Violence, Claims of Drug Corruption, Mark Mexican Local Election

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After an election campaign marred by threats from drug cartels, kidnappings and an assassination, political parties have condemned organized criminal groups’ meddling in elections in the state of Michoacan, Mexico.

Representatives of the PRD (Revolutionary Democratic Party) hurled accusations of corruption and influence peddling in the weeks before Sunday’s elections, while a spokesperson for PAN (National Action Party) alleged that drug cartels favor PRI candidates. All three parties were unified in condemning the threats and violence from La Familia and the Caballeros Templarios that have allegedly caused six candidates to drop out of of the race.

Luisa “Cocoa” Calderon, sister of President Felipe Calderon, promised to follow his hard-line approach to crime. Although she led pre-election polls, Fausto Vallejo, the PRI (Institutional Revolutionary Party) candidate for governor is now leading by three percentage points, according to preliminary results.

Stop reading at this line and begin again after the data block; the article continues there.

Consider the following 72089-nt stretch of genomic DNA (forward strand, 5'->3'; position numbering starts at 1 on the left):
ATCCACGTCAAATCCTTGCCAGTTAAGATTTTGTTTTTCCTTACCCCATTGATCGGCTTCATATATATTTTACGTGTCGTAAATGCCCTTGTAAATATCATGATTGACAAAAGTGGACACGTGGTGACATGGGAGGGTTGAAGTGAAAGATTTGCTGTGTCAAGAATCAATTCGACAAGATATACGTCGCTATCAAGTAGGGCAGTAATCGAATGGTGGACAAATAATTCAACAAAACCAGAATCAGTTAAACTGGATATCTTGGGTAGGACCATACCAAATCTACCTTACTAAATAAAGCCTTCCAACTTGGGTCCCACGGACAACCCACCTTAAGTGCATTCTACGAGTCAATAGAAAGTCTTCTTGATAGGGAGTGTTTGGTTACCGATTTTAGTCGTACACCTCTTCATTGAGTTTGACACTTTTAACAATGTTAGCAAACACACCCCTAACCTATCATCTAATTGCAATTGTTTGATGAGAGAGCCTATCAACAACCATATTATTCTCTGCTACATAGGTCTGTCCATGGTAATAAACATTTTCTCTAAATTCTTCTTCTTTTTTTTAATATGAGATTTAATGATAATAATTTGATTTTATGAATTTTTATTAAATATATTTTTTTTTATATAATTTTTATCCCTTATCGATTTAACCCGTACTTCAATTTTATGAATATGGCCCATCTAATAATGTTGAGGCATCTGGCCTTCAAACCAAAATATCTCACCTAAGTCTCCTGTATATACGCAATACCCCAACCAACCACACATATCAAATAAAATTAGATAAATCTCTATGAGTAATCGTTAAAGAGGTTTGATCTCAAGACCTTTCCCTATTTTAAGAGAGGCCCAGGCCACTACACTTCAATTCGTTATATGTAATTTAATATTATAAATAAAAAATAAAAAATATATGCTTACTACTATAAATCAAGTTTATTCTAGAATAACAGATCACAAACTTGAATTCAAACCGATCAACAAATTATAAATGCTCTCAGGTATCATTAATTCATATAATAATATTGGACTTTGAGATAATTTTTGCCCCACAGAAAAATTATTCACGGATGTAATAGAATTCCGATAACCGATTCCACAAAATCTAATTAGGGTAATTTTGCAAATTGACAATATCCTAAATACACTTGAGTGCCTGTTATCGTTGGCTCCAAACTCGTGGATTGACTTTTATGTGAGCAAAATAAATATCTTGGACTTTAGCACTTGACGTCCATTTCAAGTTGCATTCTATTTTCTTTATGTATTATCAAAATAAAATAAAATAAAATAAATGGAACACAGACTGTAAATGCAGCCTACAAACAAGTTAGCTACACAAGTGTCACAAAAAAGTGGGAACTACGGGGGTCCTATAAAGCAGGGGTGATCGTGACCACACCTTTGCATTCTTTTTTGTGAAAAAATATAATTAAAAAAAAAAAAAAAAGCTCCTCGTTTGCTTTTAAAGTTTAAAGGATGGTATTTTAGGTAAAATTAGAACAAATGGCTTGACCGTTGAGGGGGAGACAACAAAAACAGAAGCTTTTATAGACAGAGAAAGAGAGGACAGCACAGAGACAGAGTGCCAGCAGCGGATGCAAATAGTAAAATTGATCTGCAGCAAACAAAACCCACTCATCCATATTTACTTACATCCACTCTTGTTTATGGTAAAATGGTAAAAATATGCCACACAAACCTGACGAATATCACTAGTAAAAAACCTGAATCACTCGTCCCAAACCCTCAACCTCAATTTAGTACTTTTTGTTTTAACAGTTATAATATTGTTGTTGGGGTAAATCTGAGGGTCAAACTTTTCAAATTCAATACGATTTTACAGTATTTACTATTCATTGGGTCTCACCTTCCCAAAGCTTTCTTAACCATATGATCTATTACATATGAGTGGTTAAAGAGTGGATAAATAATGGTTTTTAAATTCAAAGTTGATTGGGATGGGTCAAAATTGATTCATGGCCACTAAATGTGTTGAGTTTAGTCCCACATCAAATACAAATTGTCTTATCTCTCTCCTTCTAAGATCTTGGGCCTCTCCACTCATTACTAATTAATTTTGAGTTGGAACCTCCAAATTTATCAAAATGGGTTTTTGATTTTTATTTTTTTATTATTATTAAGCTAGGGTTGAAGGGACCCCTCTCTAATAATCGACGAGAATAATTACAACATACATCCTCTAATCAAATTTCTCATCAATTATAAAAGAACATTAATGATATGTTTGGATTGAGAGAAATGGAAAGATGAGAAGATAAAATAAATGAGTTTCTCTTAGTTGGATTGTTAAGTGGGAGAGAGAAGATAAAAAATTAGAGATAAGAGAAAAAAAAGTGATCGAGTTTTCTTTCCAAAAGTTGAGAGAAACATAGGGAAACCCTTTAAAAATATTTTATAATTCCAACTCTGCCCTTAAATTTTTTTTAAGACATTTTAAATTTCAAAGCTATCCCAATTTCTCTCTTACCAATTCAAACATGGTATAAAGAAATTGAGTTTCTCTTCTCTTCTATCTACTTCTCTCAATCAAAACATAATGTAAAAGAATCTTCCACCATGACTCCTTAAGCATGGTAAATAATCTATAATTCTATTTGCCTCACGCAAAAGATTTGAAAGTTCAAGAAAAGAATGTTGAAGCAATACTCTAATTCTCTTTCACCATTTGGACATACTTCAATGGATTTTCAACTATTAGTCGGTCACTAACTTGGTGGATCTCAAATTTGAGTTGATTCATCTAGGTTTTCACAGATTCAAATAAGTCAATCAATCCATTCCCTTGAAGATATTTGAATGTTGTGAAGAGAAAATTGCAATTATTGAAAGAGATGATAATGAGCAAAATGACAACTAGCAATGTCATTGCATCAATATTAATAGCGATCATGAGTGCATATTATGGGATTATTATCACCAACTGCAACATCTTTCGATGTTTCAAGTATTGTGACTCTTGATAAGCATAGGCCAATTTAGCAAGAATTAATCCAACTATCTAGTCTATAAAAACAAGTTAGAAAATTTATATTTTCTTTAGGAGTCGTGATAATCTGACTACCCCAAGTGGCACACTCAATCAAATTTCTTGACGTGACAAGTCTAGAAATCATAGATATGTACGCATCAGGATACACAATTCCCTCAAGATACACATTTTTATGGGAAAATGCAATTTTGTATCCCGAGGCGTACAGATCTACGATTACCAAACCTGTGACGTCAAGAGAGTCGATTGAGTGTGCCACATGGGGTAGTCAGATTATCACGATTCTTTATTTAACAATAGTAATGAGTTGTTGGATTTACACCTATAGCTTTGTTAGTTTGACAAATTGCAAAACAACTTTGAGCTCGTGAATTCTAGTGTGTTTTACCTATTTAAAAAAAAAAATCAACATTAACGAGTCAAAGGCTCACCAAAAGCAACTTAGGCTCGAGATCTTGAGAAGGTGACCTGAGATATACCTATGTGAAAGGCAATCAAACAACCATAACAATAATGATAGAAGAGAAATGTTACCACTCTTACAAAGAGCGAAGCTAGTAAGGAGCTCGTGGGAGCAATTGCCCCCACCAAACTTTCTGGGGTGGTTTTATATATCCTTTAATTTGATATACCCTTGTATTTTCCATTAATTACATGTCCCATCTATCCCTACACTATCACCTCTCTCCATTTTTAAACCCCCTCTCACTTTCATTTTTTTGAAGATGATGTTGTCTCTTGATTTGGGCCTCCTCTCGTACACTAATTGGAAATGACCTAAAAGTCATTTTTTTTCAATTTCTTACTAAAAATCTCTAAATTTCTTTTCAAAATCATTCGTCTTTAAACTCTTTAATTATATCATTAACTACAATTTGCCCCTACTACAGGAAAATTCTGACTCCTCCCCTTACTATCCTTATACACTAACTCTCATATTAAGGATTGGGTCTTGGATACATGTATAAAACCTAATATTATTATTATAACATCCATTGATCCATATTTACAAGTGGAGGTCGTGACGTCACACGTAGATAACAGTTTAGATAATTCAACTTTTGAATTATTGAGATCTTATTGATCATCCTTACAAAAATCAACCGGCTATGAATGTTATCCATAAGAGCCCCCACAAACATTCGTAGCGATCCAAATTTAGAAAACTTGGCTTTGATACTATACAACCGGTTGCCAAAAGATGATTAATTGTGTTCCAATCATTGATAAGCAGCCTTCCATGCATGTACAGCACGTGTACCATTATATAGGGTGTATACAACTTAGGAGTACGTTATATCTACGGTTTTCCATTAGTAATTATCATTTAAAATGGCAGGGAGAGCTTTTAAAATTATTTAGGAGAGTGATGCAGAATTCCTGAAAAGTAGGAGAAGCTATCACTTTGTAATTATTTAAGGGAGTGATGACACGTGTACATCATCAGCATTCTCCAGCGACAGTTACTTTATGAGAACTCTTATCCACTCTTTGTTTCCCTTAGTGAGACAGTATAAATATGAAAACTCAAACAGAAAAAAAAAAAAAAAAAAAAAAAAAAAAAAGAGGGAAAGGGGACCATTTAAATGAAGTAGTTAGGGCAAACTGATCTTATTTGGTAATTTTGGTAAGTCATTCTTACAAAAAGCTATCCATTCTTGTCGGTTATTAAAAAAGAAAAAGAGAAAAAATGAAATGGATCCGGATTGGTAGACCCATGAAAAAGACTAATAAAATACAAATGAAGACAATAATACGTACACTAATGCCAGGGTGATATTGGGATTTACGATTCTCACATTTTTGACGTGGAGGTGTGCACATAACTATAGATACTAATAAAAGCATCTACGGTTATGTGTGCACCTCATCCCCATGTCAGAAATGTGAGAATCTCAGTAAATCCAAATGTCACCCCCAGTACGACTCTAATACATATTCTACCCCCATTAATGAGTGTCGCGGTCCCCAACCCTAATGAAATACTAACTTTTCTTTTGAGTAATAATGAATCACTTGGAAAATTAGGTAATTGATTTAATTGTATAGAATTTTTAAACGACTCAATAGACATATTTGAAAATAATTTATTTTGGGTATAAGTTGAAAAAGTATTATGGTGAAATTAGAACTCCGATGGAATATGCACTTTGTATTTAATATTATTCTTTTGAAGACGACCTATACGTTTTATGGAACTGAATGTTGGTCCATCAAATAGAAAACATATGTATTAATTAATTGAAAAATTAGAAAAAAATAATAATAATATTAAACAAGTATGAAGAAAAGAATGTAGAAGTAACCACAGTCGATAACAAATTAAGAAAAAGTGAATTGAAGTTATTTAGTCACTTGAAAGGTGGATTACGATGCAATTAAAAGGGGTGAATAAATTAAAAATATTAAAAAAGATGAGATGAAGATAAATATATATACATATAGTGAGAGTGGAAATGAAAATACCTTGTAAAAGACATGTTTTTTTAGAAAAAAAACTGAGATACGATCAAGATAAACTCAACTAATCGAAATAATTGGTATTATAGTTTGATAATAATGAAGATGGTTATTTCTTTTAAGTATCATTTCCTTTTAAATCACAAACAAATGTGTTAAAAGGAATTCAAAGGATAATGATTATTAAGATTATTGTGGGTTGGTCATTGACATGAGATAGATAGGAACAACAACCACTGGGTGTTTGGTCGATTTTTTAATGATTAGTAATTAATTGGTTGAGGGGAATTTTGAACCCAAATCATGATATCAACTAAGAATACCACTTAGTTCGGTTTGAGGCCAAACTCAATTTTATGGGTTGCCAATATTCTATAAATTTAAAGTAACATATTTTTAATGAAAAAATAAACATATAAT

Michoacan’s electoral institute has not yet determined how to carry out elections in Cheran, where vigilante groups have formed to protect surrounding forests from illegal logging and ineffective public security forces. On Sunday, residents refused entry to poll workers and demanded an election that respected indigenous Purepecha traditions.

Despite the assassination of the outgoing mayor as he campaigned for fellow PAN candidates and the publication of anonymous threats against supporters in a local newspaper, the PAN candidate for mayor won in La Piedad, Michoacan.

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